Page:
Goto main content

A day of demining in Casamance

Explosive weapons
Senegal

The sun has just come up. After the team has loaded up the equipment, Aziz, Handicap International's Head of Demining Operations, motivates the troops and reminds them of the day's objective: demining the village of Diagnon, located around fifty kilometres out of Ziguinchor. 

© J-J. Bernard / Handicap International

Arriving on site at 8 am, Aziz and Charles, his right-hand man, assess the site: the configuration of the zone to be cleared of mines and the surrounding area, any anticipated difficulties, the choice of operating procedure, etc.

 

At the same time the deminers unload and inspect the equipment.

 

Just like every morning, Charles holds an operational briefing and reminds everyone of the safety instructions.

 

Each deminer takes their equipment and gets ready.

 

Everyone is very focused before swinging into action.

 

It is 9 am. The deminers are ready to get started.

 

Before any intervention, the vegetation needs to be cleared from the zones to be demined.

 

Jonathan, the dog handler, spends time with his two mine detection dogs. He checks that they are in good condition before taking them out into the zone to be demined.

 

Today, Katja is going to work with her handler in 45 minute phases with breaks in-between. 

 

In situations where the dogs cannot work, the deminer uses a metal detector. They sometimes wear extremely light air cushion soles for improved safety.

 

Aziz, the Head of Demining Operations, goes out to greet the village authorities. It is important to maintain good relations with them and keep them informed about Handicap International's operations.

 

It is 3 pm and the team needs to get back before the army checkpoints are set up for the night in this unstable region. They head home with the satisfaction of a job well done - the team can be extremely proud of themselves!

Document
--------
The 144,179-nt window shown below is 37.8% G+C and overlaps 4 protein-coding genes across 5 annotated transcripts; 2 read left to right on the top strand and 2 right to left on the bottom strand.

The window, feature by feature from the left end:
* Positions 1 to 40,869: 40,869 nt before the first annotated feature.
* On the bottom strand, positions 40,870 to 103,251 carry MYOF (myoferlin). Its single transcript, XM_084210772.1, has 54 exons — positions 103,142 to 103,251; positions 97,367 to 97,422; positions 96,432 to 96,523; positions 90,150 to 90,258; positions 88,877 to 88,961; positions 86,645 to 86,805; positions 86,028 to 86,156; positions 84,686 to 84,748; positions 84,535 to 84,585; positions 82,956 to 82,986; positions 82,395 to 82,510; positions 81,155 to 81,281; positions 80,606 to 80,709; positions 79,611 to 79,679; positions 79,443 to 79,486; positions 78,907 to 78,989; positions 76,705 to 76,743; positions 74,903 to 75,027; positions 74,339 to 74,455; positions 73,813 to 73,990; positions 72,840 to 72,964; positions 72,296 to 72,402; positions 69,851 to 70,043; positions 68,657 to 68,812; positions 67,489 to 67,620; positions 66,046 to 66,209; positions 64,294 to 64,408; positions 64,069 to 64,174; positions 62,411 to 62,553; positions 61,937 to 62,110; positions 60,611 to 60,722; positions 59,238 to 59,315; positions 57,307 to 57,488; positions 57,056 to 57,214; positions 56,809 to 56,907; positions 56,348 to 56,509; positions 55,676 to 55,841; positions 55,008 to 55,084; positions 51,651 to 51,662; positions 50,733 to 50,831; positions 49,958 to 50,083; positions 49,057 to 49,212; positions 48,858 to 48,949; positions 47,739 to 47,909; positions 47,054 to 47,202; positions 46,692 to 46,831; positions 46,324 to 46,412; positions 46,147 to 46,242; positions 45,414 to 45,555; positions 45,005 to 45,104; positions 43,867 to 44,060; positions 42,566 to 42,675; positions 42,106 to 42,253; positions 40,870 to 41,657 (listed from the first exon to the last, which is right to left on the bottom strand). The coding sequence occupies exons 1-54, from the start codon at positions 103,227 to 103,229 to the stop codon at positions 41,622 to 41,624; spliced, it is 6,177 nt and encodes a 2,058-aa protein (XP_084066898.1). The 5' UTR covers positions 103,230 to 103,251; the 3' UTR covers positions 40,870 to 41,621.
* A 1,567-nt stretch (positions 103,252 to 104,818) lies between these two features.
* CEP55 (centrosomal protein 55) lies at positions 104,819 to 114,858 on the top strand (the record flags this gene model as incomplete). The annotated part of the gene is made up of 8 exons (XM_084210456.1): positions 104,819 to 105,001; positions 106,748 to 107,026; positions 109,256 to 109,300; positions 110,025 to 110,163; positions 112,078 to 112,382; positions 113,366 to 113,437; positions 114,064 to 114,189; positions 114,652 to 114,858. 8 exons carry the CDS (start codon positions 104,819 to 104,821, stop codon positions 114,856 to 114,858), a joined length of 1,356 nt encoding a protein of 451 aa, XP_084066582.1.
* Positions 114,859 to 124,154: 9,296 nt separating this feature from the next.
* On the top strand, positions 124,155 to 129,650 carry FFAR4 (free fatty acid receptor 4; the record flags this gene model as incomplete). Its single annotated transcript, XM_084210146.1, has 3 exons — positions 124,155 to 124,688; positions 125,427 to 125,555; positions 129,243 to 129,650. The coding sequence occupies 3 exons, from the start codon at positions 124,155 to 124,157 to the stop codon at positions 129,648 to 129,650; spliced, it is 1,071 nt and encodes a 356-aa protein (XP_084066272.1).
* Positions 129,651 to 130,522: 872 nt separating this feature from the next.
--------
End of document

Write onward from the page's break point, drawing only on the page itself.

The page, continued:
Where your
support
helps

PRESS CONTACT

CANADA

Fatou Thiam

USA

Mica BEVINGTON

 

Help them
concretely

To go further

 Increase of use of landmines driven by Russia, Myanmar and non-state armed groups Explosive weapons

Increase of use of landmines driven by Russia, Myanmar and non-state armed groups

The Landmine Monitor 2022 reports a high number of casualties caused by landmines - including improvised mines and explosive remnants of war - for the seventh year in a row. The Monitor recorded 5,544 casualties in 2021. 75% of them were civilians. This high figure is mainly the result of increased armed conflicts and contamination with improvised mines since 2015. The use of landmines by the Russian and Myanmar armies, as well as by non-state armed groups in five countries, are the main factors of a sharp global increase of the use of these weapons in 2022.

States will gather in Geneva from November 21th to 25th for the 20th annual Mine Ban Treaty conference. As we celebrate the 25 years of the Ottawa Treaty, HI urges States to pressure parties to conflict to end the use of these barbaric weapons and to support the funding of victims assistance that is shrinking despite growing needs and high casualty rates in recent years.

Read the full report.

80 States have made history by endorsing the international agreement against bombing on towns and cities
© G. Lordet / HI
Explosive weapons

80 States have made history by endorsing the international agreement against bombing on towns and cities

Acknowledging the devastating humanitarian consequences of bombing and shelling of towns and cities, 80 States adopted an international agreement to better protect civilians from the use of explosive weapons in populated areas, at the Dublin Conference on November 18, 2022.

The day I stepped on a mine, my fate was sealed
© J. M. Vargas / HI
Explosive weapons

The day I stepped on a mine, my fate was sealed

Marta Quintero has been part of HI’s demining operations in Colombia for seven years. She is working for the future of her country with an unerring determination born out of personal experience.